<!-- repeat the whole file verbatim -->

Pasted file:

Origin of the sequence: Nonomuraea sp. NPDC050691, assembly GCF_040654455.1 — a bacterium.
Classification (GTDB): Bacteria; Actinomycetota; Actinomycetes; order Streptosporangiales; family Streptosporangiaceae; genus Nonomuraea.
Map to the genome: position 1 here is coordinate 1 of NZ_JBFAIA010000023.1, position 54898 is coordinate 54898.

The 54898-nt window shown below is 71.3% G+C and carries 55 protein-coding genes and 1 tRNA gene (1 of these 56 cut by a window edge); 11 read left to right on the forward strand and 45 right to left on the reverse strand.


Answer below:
Origin of the sequence: Nonomuraea sp. NPDC050691, assembly GCF_040654455.1 — a bacterium.
Classification (GTDB): Bacteria; Actinomycetota; Actinomycetes; order Streptosporangiales; family Streptosporangiaceae; genus Nonomuraea.
Map to the genome: position 1 here is coordinate 1 of NZ_JBFAIA010000023.1, position 54898 is coordinate 54898.

The 54898-nt window shown below is 71.3% G+C and carries 55 protein-coding genes and 1 tRNA gene (1 of these 56 cut by a window edge); 11 read left to right on the forward strand and 45 right to left on the reverse strand.